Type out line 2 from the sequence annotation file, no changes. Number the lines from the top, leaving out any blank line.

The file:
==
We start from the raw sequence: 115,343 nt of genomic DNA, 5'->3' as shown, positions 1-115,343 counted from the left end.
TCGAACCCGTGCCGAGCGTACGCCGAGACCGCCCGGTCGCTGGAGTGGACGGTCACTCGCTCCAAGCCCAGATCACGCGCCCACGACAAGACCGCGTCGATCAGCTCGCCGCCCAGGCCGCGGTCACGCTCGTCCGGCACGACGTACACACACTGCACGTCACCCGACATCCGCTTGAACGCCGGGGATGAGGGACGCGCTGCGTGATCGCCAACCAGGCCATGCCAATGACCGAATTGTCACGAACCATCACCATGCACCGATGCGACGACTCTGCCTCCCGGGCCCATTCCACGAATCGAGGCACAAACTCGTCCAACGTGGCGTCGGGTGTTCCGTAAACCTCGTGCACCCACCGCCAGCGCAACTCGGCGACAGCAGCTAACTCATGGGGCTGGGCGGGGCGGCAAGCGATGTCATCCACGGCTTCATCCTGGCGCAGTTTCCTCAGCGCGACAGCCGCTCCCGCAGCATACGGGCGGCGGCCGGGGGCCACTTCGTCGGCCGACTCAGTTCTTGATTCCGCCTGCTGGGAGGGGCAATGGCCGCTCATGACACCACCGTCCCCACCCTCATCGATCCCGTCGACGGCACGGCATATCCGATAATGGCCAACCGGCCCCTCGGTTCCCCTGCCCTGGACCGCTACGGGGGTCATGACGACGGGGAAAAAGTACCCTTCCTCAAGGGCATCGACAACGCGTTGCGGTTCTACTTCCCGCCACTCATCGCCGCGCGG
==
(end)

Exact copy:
TCGAACCCGTGCCGAGCGTACGCCGAGACCGCCCGGTCGCTGGAGTGGACGGTCACTCGCTCCAAGCCCAGATCACGCGCCCACGACAAGACCGCGTCGATCAGCTCGCCGCCCAGGCCGCGGTCACGCTCGTCCGGCACGACGTACACACACTGCACGTCACCCGACATCCGCTTGAACGCCGGGGATGAGGGACGCGCTGCGTGATCGCCAACCAGGCCATGCCAATGACCGAATTGTCACGAACCATCACCATGCACCGATGCGACGACTCTGCCTCCCGGGCCCATTCCACGAATCGAGGCACAAACTCGTCCAACGTGGCGTCGGGTGTTCCGTAAACCTCGTGCACCCACCGCCAGCGCAACTCGGCGACAGCAGCTAACTCATGGGGCTGGGCGGGGCGGCAAGCGATGTCATCCACGGCTTCATCCTGGCGCAGTTTCCTCAGCGCGACAGCCGCTCCCGCAGCATACGGGCGGCGGCCGGGGGCCACTTCGTCGGCCGACTCAGTTCTTGATTCCGCCTGCTGGGAGGGGCAATGGCCGCTCATGACACCACCGTCCCCACCCTCATCGATCCCGTCGACGGCACGGCATATCCGATAATGGCCAACCGGCCCCTCGGTTCCCCTGCCCTGGACCGCTACGGGGGTCATGACGACGGGGAAAAAGTACCCTTCCTCAAGGGCATCGACAACGCGTTGCGGTTCTACTTCCCGCCACTCATCGCCGCGCGG